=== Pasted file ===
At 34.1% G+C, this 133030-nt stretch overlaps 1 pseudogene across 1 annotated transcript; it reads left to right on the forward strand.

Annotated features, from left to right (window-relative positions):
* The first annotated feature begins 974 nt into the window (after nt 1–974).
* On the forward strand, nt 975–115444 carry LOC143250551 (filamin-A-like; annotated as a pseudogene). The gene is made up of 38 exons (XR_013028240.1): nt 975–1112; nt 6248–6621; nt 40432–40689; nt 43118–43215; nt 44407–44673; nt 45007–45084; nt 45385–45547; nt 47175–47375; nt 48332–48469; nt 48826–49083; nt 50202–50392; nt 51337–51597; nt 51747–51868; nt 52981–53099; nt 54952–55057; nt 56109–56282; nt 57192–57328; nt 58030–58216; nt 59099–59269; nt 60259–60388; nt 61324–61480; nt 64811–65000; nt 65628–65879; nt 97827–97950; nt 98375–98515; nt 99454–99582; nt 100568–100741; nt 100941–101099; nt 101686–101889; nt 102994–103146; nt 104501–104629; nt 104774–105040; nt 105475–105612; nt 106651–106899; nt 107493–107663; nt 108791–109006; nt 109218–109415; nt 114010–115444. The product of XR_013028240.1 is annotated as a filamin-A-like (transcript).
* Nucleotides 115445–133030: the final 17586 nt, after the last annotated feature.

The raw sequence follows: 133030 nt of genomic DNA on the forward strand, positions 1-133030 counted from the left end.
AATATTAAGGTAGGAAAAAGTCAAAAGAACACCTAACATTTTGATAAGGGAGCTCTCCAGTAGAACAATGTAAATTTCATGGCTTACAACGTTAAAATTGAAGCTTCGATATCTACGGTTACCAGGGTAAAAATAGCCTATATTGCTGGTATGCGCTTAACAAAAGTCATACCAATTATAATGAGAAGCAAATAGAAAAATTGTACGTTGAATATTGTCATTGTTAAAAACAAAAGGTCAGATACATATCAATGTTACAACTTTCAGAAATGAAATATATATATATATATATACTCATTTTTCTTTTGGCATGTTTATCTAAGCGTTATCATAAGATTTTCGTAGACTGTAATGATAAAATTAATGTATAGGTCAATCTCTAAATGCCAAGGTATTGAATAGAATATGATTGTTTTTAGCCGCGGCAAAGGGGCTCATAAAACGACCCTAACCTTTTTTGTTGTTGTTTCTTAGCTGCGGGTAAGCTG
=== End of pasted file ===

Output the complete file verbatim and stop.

At 34.1% G+C, this 133030-nt stretch overlaps 1 pseudogene across 1 annotated transcript; it reads left to right on the forward strand.

Annotated features, from left to right (window-relative positions):
* The first annotated feature begins 974 nt into the window (after nt 1–974).
* On the forward strand, nt 975–115444 carry LOC143250551 (filamin-A-like; annotated as a pseudogene). The gene is made up of 38 exons (XR_013028240.1): nt 975–1112; nt 6248–6621; nt 40432–40689; nt 43118–43215; nt 44407–44673; nt 45007–45084; nt 45385–45547; nt 47175–47375; nt 48332–48469; nt 48826–49083; nt 50202–50392; nt 51337–51597; nt 51747–51868; nt 52981–53099; nt 54952–55057; nt 56109–56282; nt 57192–57328; nt 58030–58216; nt 59099–59269; nt 60259–60388; nt 61324–61480; nt 64811–65000; nt 65628–65879; nt 97827–97950; nt 98375–98515; nt 99454–99582; nt 100568–100741; nt 100941–101099; nt 101686–101889; nt 102994–103146; nt 104501–104629; nt 104774–105040; nt 105475–105612; nt 106651–106899; nt 107493–107663; nt 108791–109006; nt 109218–109415; nt 114010–115444. The product of XR_013028240.1 is annotated as a filamin-A-like (transcript).
* Nucleotides 115445–133030: the final 17586 nt, after the last annotated feature.

The raw sequence follows: 133030 nt of genomic DNA on the forward strand, positions 1-133030 counted from the left end.
AATATTAAGGTAGGAAAAAGTCAAAAGAACACCTAACATTTTGATAAGGGAGCTCTCCAGTAGAACAATGTAAATTTCATGGCTTACAACGTTAAAATTGAAGCTTCGATATCTACGGTTACCAGGGTAAAAATAGCCTATATTGCTGGTATGCGCTTAACAAAAGTCATACCAATTATAATGAGAAGCAAATAGAAAAATTGTACGTTGAATATTGTCATTGTTAAAAACAAAAGGTCAGATACATATCAATGTTACAACTTTCAGAAATGAAATATATATATATATATATACTCATTTTTCTTTTGGCATGTTTATCTAAGCGTTATCATAAGATTTTCGTAGACTGTAATGATAAAATTAATGTATAGGTCAATCTCTAAATGCCAAGGTATTGAATAGAATATGATTGTTTTTAGCCGCGGCAAAGGGGCTCATAAAACGACCCTAACCTTTTTTGTTGTTGTTTCTTAGCTGCGGGTAAGCTG